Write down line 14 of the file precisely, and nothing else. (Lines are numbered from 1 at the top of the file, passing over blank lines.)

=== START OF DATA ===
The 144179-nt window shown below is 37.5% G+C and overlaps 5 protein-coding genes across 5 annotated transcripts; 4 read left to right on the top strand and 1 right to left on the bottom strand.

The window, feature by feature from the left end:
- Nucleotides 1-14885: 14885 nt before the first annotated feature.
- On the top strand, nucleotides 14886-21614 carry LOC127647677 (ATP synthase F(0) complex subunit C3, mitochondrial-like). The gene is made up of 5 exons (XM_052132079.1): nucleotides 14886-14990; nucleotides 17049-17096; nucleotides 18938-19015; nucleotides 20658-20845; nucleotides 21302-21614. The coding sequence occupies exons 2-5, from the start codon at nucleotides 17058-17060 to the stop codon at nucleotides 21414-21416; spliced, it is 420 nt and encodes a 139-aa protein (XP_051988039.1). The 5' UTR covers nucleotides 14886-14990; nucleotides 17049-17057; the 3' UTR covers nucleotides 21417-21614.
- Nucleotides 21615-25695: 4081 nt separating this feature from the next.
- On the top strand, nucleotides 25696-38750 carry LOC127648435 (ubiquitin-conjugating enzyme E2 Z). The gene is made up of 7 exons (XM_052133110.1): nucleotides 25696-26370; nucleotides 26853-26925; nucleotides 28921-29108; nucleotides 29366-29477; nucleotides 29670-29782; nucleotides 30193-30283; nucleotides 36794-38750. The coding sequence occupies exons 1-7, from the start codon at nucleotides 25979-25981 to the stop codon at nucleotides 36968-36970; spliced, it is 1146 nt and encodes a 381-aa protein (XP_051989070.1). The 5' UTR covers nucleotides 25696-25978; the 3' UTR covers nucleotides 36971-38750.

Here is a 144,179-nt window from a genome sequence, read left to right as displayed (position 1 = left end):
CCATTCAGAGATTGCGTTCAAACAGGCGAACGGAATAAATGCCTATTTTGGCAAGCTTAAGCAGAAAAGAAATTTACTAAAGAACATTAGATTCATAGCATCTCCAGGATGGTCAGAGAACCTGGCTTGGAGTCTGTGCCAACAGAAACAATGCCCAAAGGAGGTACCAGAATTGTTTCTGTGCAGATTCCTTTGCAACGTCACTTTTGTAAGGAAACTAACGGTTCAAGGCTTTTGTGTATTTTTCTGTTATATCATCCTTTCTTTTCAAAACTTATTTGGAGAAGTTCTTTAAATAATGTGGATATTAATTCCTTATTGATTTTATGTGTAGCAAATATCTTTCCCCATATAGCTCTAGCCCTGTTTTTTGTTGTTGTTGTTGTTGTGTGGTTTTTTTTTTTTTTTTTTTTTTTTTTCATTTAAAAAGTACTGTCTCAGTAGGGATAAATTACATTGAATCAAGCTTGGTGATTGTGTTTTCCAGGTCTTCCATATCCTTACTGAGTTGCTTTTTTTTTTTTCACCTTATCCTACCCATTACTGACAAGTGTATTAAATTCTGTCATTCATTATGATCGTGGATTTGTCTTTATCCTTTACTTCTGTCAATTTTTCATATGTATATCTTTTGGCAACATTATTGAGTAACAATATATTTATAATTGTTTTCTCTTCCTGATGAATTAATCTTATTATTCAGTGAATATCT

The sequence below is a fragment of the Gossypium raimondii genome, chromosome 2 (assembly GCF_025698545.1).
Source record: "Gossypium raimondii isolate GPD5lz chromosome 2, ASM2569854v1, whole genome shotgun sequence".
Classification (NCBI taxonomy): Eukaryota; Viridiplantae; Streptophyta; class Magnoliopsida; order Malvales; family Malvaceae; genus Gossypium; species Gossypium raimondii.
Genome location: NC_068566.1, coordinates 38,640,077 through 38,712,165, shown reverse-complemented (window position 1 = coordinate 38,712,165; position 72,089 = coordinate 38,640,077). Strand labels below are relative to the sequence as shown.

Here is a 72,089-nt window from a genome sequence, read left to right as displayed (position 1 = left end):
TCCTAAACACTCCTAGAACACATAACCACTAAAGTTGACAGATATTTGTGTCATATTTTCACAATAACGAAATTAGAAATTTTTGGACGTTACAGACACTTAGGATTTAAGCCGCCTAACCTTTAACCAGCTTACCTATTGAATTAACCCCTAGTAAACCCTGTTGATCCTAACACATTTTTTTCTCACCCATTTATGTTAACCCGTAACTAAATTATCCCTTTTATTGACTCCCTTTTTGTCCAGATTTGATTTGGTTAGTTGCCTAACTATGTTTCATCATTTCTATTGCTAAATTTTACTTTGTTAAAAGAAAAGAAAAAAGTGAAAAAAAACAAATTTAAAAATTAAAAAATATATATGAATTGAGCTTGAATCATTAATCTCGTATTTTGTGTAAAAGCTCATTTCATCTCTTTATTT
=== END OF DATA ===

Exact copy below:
TCCTAAACACTCCTAGAACACATAACCACTAAAGTTGACAGATATTTGTGTCATATTTTCACAATAACGAAATTAGAAATTTTTGGACGTTACAGACACTTAGGATTTAAGCCGCCTAACCTTTAACCAGCTTACCTATTGAATTAACCCCTAGTAAACCCTGTTGATCCTAACACATTTTTTTCTCACCCATTTATGTTAACCCGTAACTAAATTATCCCTTTTATTGACTCCCTTTTTGTCCAGATTTGATTTGGTTAGTTGCCTAACTATGTTTCATCATTTCTATTGCTAAATTTTACTTTGTTAAAAGAAAAGAAAAAAGTGAAAAAAAACAAATTTAAAAATTAAAAAATATATATGAATTGAGCTTGAATCATTAATCTCGTATTTTGTGTAAAAGCTCATTTCATCTCTTTATTT